Five members of the executive board of ALPFA FIU, a student organization in the College of Business at Florida International University (FIU), won the 2013 Johnson & Johnson (J&J) case competition, outperforming nine other teams at the national competition.
Adrian Cabrera, Marc Diaz, Martin Falconi, Jerome Lynch and Boris Mizrahi were selected by three judges at the university competition held at FIU on February 26th. They advanced to the annual event at J&J headquarters in New Brunswick, New Jersey, taking first place on March 15th.
Rutgers Newark placed second and the University of Florida placed third. The other universities participating were Bucknell University, the University of Illinois, The College of New Jersey, Pennsylvania State University, Rider University, Rutgers New Brunswick and Seton Hall University.
“To have one of our FIU Business teams win this demanding national competition is a great accomplishment and I congratulate them, in addition to all the students who participated at FIU,” said David R. Klock, dean of the college. “Thanks also to the coaches and judges for providing guidance and inspiration—helping us fulfill our pledge to encourage excellence—and to Johnson & Johnson for providing this important educational opportunity.”
Case preparation requires strong analytical and presentation skills.
The case required teams to select an option for J&J to follow in acquiring a new prostate cancer drug: license, buy or continue to develop internally. The winning team built the business case around licensing the drug, then buying it in year five.
“We were very confident in our strategy,” said Cabrera, who along with Falconi developed the business plan, while Diaz and Mizrahi zeroed in on the financial analysis and Lynch focused on the presentation. The students spent about 20 hours working together, in addition to the efforts made by the three sub-teams, before presenting at FIU.
The judges at the university—Robert Hacker, an FIU adjunct professor, and two representatives from area J&J companies—agreed.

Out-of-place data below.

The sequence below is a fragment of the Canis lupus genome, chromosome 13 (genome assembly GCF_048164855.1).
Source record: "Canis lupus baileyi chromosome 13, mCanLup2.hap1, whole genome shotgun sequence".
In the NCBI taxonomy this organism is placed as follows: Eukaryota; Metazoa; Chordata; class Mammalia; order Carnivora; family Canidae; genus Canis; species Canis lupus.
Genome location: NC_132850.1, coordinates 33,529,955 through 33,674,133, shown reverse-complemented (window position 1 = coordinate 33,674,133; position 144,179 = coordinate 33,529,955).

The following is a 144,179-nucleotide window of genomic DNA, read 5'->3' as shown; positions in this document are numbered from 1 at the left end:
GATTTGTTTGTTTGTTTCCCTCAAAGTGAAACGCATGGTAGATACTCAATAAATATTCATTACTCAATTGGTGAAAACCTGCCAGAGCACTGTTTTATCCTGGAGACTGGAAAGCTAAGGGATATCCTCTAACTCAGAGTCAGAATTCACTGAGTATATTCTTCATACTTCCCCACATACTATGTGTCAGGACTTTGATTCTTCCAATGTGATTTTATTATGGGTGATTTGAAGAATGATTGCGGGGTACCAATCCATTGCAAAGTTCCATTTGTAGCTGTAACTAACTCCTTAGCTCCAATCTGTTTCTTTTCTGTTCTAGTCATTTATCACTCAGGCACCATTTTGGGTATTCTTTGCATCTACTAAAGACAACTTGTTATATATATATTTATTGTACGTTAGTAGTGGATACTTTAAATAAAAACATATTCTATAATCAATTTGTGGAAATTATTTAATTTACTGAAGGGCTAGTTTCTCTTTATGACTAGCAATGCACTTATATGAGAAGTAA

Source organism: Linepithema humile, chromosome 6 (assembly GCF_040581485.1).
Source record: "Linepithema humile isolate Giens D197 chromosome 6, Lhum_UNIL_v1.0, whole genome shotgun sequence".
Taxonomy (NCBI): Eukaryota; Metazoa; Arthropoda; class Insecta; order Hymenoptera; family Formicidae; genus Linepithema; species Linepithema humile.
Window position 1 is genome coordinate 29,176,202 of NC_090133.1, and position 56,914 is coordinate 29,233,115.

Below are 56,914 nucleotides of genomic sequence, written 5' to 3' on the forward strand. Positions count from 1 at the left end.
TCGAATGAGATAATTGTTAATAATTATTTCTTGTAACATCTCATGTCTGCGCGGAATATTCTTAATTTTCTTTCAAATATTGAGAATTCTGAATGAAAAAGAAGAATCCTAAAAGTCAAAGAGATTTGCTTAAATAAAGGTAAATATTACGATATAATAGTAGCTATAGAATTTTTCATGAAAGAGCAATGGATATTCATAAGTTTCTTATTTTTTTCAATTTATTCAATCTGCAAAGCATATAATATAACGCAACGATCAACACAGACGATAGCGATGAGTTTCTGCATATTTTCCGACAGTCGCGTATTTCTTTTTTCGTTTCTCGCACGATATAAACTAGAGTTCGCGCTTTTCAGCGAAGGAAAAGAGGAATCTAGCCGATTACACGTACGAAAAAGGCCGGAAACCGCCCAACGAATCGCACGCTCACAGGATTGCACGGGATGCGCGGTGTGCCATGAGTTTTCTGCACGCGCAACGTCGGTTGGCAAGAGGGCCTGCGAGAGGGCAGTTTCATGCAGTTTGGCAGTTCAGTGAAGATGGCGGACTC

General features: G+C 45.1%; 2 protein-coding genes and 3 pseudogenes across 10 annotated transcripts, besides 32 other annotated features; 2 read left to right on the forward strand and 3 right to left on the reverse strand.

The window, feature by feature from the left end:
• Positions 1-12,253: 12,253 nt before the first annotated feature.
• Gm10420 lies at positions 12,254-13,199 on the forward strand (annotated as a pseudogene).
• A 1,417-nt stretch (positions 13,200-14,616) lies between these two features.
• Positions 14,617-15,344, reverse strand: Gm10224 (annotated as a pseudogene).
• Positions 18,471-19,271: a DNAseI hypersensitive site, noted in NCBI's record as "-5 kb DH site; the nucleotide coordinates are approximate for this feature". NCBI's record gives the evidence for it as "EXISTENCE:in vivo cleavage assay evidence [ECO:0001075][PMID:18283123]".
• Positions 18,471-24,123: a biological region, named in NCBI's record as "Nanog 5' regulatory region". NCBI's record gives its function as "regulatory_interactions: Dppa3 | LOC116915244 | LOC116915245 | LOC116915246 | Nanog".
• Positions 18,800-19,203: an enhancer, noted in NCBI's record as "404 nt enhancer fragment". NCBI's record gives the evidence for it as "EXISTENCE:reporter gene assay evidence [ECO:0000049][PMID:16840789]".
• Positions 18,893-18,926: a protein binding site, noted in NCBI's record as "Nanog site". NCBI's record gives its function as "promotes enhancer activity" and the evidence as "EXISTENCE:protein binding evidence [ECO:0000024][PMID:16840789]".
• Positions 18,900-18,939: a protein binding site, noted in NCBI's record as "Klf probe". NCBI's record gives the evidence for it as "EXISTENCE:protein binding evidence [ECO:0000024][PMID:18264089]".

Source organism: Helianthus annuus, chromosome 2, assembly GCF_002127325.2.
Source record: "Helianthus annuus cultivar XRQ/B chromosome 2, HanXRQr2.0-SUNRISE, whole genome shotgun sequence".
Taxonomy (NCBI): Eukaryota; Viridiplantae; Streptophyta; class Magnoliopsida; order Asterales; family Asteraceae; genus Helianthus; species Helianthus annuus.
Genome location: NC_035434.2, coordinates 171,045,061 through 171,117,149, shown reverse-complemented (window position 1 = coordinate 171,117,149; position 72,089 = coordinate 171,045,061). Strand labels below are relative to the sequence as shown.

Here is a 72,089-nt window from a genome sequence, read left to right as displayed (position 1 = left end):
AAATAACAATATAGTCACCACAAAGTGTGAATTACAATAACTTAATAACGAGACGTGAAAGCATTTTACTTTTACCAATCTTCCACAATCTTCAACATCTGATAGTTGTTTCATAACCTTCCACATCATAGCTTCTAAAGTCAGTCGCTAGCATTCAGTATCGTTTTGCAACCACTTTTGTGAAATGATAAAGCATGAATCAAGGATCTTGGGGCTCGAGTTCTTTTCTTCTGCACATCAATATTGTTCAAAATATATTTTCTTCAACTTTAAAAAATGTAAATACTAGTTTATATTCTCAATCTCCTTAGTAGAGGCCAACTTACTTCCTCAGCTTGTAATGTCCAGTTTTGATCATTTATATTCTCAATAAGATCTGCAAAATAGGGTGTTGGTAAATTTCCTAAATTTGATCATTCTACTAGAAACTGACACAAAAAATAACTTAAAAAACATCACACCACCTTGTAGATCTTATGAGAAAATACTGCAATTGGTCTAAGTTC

“The students were exceptional presenters and dealt with the case in a comprehensive way,” Hacker said. “The content showcased the kinds of decisions J&J faces all the time.”
Realism adds to value of case.
It was precisely that realism that Cabrera found most valuable.
“I liked the whole real-world experience, and the chance to apply academic theories to a real situation,” he said.
To hone the presentation, the team—one of five from FIU—sought input from Helen Simon, a faculty member in the Finance Department. She praised how well they had understood the financial aspects of the case, and offered techniques to maximize their use of their PowerPoint slides.
Red proves lucky.
Recognizing that subtle decisions can make a difference, Simon also suggested team members wear red ties. Co-incidentally, this is the color associated with the J&J brand.
“Not only did they win the competition at FIU and New Brunswick, but also one student lent another his red tie for a job interview, and that student was hired,” she said.
Melvin Brizuela (BBA ’12), a finance analyst with Cordis Corporation, a Johnson & Johnson Company, who had attended several case competitions while an undergraduate, coordinated the FIU event.